The news cycles in these past few days has been particularly intense, as events in the world and in the Vatican succeed one another at a rapid, almost dizzying pace.

    There are hundreds of active and thoughtful journalists who specialize in covering the Holy See and the Catholic Church, many living permanently in Rome and yet many living in other countries and visiting Rome from time to time over the years.

    In this letter, I wanted to just run through, at a rapid pace, a few of these stories, starting with arguably the most important, the situation in Ukraine, where there have been “rumors of war” for some days, and hopes and prayers that war will not be ignited, with the inevitable death and destruction war brings…

    So here are some of the stories unfolding in Rome in recent days, or seen from Rome, on February 16, 2022… —RM

    Pope says war in Ukraine would be “madness,” backs talks (link)

    VATICAN CITY, Feb 9 (Reuters) – Pope Francis said on Wednesday [February 9, one week ago] that war in Ukraine would be “madness” and hoped that tensions between that country and Russia could be overcome through multi-lateral dialogue.

    Speaking at his Wednesday general audience, Francis thanked those who took part in his Jan. 26 international day of prayer for peace in Ukraine.

    “Let us continue to beg the God of peace so that the tensions and threats of war can be overcome through a serious dialogue and that the Normandy Format talks can contribute to this aim,” he said, referring to negotiations involving Russia and Ukraine, facilitated by Germany and France.

    “And let’s not forget. War is madness,” he said.

    Russia has massed troops near Ukraine but denies Western accusations that it is planning an attack.

    Most Ukrainians follow Orthodox Christianity, but the country is also home to its own branch of the Catholic Church, which practices an eastern rite similar to Orthodox worship while proclaiming loyalty to the Pope in Rome.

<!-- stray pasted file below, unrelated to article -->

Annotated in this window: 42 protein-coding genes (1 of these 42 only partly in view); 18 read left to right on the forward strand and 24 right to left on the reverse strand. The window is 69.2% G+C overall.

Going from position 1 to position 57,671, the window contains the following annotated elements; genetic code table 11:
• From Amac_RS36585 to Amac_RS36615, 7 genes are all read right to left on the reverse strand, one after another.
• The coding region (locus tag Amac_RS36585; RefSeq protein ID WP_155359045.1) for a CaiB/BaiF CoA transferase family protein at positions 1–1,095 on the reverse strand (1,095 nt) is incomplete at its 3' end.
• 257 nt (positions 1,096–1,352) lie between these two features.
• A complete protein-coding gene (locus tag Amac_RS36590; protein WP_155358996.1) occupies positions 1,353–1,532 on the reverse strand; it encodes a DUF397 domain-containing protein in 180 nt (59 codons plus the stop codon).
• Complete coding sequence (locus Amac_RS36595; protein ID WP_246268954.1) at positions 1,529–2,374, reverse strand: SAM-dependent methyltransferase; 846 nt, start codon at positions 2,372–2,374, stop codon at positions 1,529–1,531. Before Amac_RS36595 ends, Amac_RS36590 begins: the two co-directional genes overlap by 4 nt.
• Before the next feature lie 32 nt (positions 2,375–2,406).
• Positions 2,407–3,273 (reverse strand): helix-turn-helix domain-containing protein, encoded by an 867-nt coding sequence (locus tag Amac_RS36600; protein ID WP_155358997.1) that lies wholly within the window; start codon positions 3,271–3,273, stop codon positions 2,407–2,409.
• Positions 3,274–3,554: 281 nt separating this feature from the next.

On Tuesday, the leader of Ukraine’s Eastern-rite Catholics said he has invited Francis to visit, calling it a huge gesture that would help bring peace.

    Ukraine’s Catholic leader invites pope to visit and help bring peace (link)

    By Philip Pullella

    VATICAN CITY, Feb 8 (Reuters) – The leader of Ukraine’s Eastern-rite Catholics said on Tuesday he has invited Pope Francis to visit the country, calling it a huge gesture that would help being peace at a time of tension with Russia.

    Speaking to reporters in a video conference from Kyiv, Major Archbishop Sviatoslav Shevchuk said there was no need to wait for conditions to be ideal and the visit could take place even in the current circumstances.

    “We have several times expressed the desire that the Holy Father visit Ukraine. We have invited him and repeated it often,” Shevchuk said. “We are hopeful. Gestures are very important and visiting Ukraine would be a very strong gesture for all of humanity.”

    Ukraine is predominately Orthodox but about 10% of the population belong to the Eastern, or Byzantine-rite, Catholic Church, whose followers are in allegiance with Rome.

    Russia has massed troops near Ukraine but denies planning an attack.

    “There is a consensus in Ukraine, not just among Catholics but also among Orthodox and even non-believers, that Pope Francis is the most important moral authority in the world today,” Shevchuk said in Italian.